For Wells Fargo, a key element of its $3.2 billion deal for First Security is CrossLand Mortgage.

"The best thing that ever happened to First Security was to be able to put CrossLand" into Wells' huge Norwest Mortgage Co. unit, said Susan L. Roth, an analyst at Donaldson, Lufkin & Jenrette.

Wells Fargo & Co. stepped in with an agreement to buy First Security Corp. for $3.2 billion of stock after the Salt Lake City banking company's sale to crosstown rival Zions Bancorp was rejected by Zions' shareholders.

Ms. Roth said Wells would pick up the benefit of CrossLand's loan-origination machine but not its cyclical problems. Because of its economies of scale, Norwest "does not go through great swings up and down," she said.

The deal for Salt Lake City-based CrossLand is expected to double Norwest's broker volume. Based on 1999 numbers, the transaction would push Norwest from No. 2 in servicing to the top spot and also would catapult it from No. 6 in wholesale originations to second place, just behind Countrywide Home Loans Inc.

CrossLand has $16.4 billion of servicing rights and originated almost $14 billion of mortgages last year. It has 127 branches in 28 states, and employs 1,900.

Diana P. Yates, an analyst at A.G. Edwards, said CrossLand would complement Norwest. "Wells Fargo has the expertise to handle the additional volume," she said, "and where Norwest has historically been retail, CrossLand will add on the wholesale side."

Norwest, which plans to change its name to Wells Fargo Home Mortgage, effective Monday, was ranked sixth in broker-business volume in 1999, with $11.14 billion. CrossLand was seventh, with $9.91 billion. Norwest was ranked second in FHA/VA lending, with $15.34 billion; CrossLand, ninth, with $4.96 billion. CrossLand was the No. 1 FHA/VA lender in California, a Norwest spokesman said.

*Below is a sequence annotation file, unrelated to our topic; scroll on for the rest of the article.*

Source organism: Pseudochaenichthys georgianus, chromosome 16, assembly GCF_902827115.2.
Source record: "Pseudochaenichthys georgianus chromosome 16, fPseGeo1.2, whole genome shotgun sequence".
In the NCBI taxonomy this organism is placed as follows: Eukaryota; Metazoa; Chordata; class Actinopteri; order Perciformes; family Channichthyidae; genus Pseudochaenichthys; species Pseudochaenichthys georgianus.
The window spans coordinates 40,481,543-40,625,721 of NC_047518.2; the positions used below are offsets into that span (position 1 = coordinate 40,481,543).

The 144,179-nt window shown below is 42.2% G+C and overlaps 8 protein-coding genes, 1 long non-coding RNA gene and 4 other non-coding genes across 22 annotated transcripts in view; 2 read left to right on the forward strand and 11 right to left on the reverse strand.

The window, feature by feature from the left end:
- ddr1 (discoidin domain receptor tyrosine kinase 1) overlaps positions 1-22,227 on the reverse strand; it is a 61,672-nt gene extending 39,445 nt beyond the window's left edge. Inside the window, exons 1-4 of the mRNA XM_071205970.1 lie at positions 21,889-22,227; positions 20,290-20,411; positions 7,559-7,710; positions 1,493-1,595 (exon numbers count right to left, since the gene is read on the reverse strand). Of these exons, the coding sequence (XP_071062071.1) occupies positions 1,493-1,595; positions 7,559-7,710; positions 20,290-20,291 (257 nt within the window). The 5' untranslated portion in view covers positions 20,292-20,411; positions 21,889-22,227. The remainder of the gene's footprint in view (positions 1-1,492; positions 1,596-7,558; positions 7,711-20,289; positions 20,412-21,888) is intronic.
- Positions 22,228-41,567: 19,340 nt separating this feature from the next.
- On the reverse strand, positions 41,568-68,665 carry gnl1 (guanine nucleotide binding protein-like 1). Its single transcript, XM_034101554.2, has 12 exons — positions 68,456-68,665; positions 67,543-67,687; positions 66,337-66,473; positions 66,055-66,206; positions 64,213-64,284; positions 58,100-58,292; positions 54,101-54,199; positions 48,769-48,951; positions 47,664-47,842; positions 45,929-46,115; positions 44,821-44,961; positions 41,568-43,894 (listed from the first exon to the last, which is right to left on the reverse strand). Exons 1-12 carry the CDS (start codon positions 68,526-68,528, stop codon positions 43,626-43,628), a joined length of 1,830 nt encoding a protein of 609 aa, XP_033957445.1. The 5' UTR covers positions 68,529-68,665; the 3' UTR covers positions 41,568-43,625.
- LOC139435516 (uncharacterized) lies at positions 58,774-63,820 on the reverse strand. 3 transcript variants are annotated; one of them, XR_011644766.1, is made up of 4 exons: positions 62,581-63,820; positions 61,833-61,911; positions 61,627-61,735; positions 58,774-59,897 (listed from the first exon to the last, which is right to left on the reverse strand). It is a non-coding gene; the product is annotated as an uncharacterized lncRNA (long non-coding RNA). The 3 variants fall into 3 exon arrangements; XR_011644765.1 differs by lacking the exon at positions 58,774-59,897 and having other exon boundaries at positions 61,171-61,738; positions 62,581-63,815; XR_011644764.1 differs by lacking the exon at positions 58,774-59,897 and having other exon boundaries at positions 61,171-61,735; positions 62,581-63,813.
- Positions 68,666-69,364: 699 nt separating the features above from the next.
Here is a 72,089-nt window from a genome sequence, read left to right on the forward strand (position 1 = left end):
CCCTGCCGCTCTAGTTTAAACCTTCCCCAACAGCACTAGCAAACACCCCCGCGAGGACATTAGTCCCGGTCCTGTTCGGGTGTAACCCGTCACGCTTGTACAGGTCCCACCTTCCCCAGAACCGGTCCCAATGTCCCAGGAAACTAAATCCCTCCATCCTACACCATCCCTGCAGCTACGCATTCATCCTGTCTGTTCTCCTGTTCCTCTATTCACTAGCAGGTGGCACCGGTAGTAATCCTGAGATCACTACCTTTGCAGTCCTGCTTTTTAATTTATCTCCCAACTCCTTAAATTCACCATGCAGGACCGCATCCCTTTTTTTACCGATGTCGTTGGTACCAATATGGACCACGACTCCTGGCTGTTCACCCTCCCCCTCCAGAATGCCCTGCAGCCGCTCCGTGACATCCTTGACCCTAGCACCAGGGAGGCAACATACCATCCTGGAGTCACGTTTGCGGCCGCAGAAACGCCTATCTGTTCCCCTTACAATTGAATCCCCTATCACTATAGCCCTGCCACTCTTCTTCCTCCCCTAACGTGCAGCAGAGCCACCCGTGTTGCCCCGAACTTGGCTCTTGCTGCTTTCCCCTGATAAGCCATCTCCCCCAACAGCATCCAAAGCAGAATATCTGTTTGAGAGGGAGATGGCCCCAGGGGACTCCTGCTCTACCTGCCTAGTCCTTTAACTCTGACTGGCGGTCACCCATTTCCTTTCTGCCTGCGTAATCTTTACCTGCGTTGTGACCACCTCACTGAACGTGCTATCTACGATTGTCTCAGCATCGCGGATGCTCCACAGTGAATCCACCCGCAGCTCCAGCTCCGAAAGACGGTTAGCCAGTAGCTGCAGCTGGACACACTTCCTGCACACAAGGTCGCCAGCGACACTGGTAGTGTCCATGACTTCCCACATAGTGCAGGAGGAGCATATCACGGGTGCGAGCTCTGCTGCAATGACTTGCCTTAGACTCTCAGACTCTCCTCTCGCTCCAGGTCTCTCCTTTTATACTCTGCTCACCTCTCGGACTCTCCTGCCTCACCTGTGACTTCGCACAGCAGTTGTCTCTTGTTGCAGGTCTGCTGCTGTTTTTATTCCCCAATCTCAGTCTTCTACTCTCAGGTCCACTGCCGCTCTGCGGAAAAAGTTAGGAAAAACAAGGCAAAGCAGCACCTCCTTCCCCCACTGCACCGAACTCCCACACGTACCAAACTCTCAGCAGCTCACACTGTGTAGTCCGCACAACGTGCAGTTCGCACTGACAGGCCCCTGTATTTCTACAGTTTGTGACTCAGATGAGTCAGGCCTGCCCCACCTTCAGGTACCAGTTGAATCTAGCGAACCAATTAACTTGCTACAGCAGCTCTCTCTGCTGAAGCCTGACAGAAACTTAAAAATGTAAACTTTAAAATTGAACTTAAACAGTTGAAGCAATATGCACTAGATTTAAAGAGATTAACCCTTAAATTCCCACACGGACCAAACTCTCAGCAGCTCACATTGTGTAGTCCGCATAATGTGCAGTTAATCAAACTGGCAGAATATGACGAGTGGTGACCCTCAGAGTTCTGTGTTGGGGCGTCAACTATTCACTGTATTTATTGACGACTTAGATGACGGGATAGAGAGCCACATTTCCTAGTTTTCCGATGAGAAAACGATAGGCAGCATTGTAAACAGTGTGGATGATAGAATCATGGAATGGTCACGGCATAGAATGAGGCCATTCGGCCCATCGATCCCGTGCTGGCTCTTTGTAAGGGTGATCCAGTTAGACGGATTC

As with any such deal, downsizing issues are prominent, and the integration plan for the two mortgage companies is unclear. A Norwest official, despite saying the company is determined to maintain CrossLand as is, would not rule out any option.

"We are very excited about the acquisition. It's a great fit," said Cara Heiden, executive vice president of consumer lending sales at Norwest. "The transition teams will get together in the next few days to determine the combined structure and what makes most sense. The teams will determine the plan so that we can capture the huge opportunity that we both have."

Servicing integration promises to be smooth. The two companies' servicing platforms are compatible, several officials involved in the deal said. Norwest boasts six servicing platforms across the country, and CrossLand has one in Utah. Ms. Heiden said the transition team will decide whether to keep the Utah facility open based on "what's best to serve the customers and maintain the servicing portfolio."

Several analysts expressed confidence that overall the transition will run smoothly. "Wells Fargo, historically, fully integrates mortgage companies such as CrossLand into their framework," said Ms. Yates. "They'll leave the retail shops to serve the customer, but they will integrate back-end functions and servicing into Norwest."

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